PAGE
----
The thought that a child could be suffering from a sleep disorder can be a little heartbreaking for some parents. After all, no mother wants to see her kid always tired, and no father wants his child to struggle to fall and stay asleep during the night. Nevertheless, sleep disorders do affect children(more than 2 million of them, according to recent research), and addressing the problem, possibly with a sleep study, can get them the relief they deserve.
If you and your pediatrician are concerned that a something is chronically interfering with your child’s sleep, an overnight sleep study might be helpful in diagnosing the problem. Here are six signs that might indicate that your kid would benefit from a sleep study:
1. Extreme daytime sleepiness
We all experience our overly tired days. Usually, they can be prevented with a good night’s sleep. However, if your children are seemingly getting the hours of sleep they require (at least 10 for tweens, 11-13 for preschoolers), yet they are consistently feeling extreme daytime sleepiness (EDS), something might be interfering with their sleep patterns. A sleep study might be the best course of action to pinpoint what exactly is causing the EDS.
Kids are not exempt from the anxieties, the overstimulation, or the late soda that can keep them from falling asleep. Occasional insomnia is normal, but if you child is finding you after bedtime and declaring “Mom, I can’t sleep!” night after night, week after week, something clinical may be occurring that could eventually require a sleep study.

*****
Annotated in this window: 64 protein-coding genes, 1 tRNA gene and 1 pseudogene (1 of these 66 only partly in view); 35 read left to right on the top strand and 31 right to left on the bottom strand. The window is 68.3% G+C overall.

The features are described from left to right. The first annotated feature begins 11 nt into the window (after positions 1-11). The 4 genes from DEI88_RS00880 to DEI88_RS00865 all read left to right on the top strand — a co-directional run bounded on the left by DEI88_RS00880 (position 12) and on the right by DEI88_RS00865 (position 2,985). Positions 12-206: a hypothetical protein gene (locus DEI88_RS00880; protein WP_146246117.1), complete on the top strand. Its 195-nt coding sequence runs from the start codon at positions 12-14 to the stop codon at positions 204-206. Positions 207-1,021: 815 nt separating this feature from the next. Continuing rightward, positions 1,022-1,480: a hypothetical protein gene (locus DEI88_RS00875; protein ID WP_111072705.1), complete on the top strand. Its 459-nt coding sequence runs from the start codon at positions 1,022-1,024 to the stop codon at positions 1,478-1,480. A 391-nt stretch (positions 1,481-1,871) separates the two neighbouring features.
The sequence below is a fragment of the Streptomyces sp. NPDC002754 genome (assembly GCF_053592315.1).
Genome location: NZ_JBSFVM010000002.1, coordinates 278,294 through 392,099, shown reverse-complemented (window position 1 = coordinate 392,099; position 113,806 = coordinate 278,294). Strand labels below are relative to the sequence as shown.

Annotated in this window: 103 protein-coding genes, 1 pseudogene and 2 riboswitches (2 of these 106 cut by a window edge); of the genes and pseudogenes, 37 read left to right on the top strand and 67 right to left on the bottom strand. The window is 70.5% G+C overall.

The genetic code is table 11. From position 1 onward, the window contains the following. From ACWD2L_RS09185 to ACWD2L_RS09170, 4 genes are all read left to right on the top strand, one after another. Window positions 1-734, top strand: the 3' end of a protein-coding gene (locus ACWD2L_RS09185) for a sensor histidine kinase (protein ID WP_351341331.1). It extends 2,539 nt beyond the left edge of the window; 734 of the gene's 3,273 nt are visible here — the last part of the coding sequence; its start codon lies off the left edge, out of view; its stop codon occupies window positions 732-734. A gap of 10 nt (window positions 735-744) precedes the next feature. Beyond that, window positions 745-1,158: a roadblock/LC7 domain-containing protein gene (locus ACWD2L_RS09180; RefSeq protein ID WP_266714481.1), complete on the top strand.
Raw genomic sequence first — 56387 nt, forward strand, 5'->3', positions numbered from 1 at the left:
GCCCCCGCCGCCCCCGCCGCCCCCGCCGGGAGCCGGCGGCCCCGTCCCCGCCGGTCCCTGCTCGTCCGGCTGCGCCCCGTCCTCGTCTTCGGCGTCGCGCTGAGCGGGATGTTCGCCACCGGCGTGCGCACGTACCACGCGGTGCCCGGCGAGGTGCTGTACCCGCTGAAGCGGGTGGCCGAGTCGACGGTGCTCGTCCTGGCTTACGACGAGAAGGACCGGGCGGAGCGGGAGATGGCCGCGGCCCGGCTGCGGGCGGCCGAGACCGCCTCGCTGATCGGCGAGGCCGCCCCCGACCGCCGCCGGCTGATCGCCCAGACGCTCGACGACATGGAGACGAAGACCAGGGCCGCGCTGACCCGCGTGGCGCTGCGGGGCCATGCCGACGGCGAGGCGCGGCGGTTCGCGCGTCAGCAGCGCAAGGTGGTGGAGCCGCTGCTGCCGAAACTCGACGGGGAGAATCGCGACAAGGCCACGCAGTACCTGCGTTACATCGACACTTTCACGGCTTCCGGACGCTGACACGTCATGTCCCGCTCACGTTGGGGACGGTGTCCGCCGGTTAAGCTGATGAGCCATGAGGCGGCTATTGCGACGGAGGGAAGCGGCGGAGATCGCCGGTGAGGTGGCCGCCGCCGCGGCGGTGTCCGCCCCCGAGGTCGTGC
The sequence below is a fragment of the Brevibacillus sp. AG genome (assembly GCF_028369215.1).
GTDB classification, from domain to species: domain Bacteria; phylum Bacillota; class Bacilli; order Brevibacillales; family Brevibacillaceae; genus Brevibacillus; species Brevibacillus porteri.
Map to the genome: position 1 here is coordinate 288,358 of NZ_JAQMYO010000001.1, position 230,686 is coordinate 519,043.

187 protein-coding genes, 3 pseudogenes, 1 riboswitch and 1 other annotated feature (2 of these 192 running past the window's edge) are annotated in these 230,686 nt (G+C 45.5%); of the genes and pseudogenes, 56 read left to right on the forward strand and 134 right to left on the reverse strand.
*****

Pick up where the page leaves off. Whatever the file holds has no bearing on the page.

An estimated 1 in 10 children snore. At a young age, snoring doesn’t present the health risks that it does in adults, but it still could be a sign of obstructive sleep apnea (OSA). And OSA does disrupt sleep patterns enough to cause EDS even if the child never fully awakens. If your child snores and is often drowsy during the day, contact your pediatrician. The solution might be removing the child’s tonsils, but if not, a sleep study can better identify if your child has OSA.
4. Night terrors/nightmares
Nightmares are scary for children because at their age, the bad dreams can seem so real. Night terrors are clinically different—kids don’t fully awaken but still scream and panic in fear. Both nightmares and night terrors are a normal, occasional part of childhood, and yes, they do disrupt sleep (did you ever not want to fall back asleep after a nasty nightmare when you were a kid?). However, if these night events are happening repeatedly (several times a week), a sleep study might better identify why and suggest a course of action. No child should be afraid to fall asleep every night of the week.
Nearly 1 in 3 Americans will sleepwalk at some point in their lives, and children will more commonly sleepwalk than adults. Mostly, kids’ sleepwalking is harmless, but if it occurring frequently and the child has a penchant for trying to go outside or place himself in an otherwise dangerous situation (for example, he’s turning on appliances in his sleep), addressing the problem is essential for safety’s sake.
Bedwetting in older kids is not unusual and not a cause for a sleep study. However, bedwetting can be a sign of OSA, so if it is accompanied by snoring and EDS, addressing the apnea may also help keep your child’s bed dry.
What occasional or chronic sleep problems do your children experience?